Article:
Other financing mechanisms, such as commercial paper, also were sharply curtailed. The Federal Reserve in 2008 took numerous steps to try to address this lack of liquidity in the economy (see the sidebar).

Financial institutions in the Southeast particularly suffered in 2008. During the fourth quarter, for instance, the share of unprofitable banks in the region rose 27 percent from a year earlier, to just under 50 percent. A key measure of bank profitability, return on average assets (ROAA), tells the tale. Since its cyclical peak in the middle of 2006, the median ROAA for banks in the region had dropped by 87 basis points by the fourth quarter of 2008, a much steeper decline than for banks outside the Southeast.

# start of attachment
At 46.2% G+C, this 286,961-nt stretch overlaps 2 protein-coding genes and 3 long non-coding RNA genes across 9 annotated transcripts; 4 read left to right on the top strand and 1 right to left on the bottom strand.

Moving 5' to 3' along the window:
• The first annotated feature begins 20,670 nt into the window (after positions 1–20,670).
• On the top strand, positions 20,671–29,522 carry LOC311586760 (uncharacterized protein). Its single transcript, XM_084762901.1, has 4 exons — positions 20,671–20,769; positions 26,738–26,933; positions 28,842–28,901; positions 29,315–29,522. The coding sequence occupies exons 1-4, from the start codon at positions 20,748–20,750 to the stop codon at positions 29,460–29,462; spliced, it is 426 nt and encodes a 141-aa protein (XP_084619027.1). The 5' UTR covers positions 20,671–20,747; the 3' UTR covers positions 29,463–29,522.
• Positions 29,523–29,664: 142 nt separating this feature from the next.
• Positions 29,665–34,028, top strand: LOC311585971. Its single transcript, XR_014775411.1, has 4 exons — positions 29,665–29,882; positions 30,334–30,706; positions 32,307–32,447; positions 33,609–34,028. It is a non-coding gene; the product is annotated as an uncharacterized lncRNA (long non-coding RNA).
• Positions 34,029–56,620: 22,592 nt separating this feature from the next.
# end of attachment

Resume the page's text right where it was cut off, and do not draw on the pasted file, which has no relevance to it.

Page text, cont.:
Chart 3
Retail Sales Tax Revenues
Chart 3: Retail Sales Tax Revenues
Source: State Departments of Revenue (for Alabama, Florida, Georgia, Louisiana, and Tennessee) and Mississippi State Tax Commission

An ROAA of at least 1 percent is generally considered a mark of strong profitability. By the October–December period of 2008, nearly 80 percent of southeastern banks, compared to just over half a year earlier, reported an ROAA below 1 percent.

The major reason for this decline was a deterioration in asset quality as the year progressed. By the fourth quarter, 3.83 percent of all loans were noncurrent—more than ninety days past due and not accruing interest. That number was more than double the percentage a year earlier and well above the peak during the 2001 recession.

As the financial crisis deepened, some banks closed and reopened under different banners. Seven banks in the Southeast failed and were shut down by regulators in 2008, equal to the number in the previous eight years combined.